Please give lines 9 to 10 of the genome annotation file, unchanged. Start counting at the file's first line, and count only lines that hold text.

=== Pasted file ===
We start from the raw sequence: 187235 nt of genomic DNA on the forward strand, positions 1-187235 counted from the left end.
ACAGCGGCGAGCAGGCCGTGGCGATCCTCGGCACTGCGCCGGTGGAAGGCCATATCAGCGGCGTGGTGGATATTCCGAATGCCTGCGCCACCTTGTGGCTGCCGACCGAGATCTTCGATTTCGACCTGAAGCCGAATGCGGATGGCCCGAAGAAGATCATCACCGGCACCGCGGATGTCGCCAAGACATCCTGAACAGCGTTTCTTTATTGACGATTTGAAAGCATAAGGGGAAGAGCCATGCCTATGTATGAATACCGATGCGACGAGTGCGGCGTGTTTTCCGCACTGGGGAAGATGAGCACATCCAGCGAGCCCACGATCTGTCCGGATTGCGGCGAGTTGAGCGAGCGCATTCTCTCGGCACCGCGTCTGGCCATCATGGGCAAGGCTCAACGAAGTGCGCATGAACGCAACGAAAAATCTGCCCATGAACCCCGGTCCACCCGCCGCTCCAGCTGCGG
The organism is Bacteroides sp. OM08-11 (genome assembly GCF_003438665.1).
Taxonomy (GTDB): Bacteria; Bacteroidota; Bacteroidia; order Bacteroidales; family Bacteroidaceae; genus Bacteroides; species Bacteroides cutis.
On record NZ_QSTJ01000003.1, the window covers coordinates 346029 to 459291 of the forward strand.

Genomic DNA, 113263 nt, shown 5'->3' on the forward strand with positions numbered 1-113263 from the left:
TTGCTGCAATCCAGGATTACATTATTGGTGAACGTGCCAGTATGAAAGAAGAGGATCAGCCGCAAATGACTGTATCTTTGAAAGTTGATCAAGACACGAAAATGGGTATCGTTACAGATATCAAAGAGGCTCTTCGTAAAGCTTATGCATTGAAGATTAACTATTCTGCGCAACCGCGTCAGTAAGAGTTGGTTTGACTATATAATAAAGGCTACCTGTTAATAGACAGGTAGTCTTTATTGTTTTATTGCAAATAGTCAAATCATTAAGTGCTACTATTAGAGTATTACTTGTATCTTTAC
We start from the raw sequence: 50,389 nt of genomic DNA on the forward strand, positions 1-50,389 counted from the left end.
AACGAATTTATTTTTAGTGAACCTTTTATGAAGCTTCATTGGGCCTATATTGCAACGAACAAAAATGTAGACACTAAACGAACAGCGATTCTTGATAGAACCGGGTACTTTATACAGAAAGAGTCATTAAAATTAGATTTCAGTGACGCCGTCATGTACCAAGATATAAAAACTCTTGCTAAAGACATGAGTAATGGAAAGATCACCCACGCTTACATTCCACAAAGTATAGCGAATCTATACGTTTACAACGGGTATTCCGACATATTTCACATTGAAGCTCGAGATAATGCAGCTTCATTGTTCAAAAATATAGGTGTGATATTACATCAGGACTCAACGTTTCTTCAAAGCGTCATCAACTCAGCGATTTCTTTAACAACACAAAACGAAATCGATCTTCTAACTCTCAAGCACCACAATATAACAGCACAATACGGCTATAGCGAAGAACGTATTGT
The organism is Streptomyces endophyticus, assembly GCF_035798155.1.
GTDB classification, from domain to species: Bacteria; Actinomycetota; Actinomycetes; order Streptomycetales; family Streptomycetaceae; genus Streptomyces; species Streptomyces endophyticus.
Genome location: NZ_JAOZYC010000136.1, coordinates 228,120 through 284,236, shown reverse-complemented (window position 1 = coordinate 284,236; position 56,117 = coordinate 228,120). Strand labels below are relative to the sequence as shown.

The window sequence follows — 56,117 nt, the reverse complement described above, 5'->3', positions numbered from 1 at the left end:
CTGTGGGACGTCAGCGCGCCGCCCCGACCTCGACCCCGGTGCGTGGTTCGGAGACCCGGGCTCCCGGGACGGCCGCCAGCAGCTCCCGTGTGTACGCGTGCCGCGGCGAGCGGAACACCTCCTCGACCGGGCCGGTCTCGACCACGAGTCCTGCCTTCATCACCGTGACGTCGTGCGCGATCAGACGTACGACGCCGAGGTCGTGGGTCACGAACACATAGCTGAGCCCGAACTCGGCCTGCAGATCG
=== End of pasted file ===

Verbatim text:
AACGAATTTATTTTTAGTGAACCTTTTATGAAGCTTCATTGGGCCTATATTGCAACGAACAAAAATGTAGACACTAAACGAACAGCGATTCTTGATAGAACCGGGTACTTTATACAGAAAGAGTCATTAAAATTAGATTTCAGTGACGCCGTCATGTACCAAGATATAAAAACTCTTGCTAAAGACATGAGTAATGGAAAGATCACCCACGCTTACATTCCACAAAGTATAGCGAATCTATACGTTTACAACGGGTATTCCGACATATTTCACATTGAAGCTCGAGATAATGCAGCTTCATTGTTCAAAAATATAGGTGTGATATTACATCAGGACTCAACGTTTCTTCAAAGCGTCATCAACTCAGCGATTTCTTTAACAACACAAAACGAAATCGATCTTCTAACTCTCAAGCACCACAATATAACAGCACAATACGGCTATAGCGAAGAACGTATTGT
The organism is Streptomyces endophyticus, assembly GCF_035798155.1.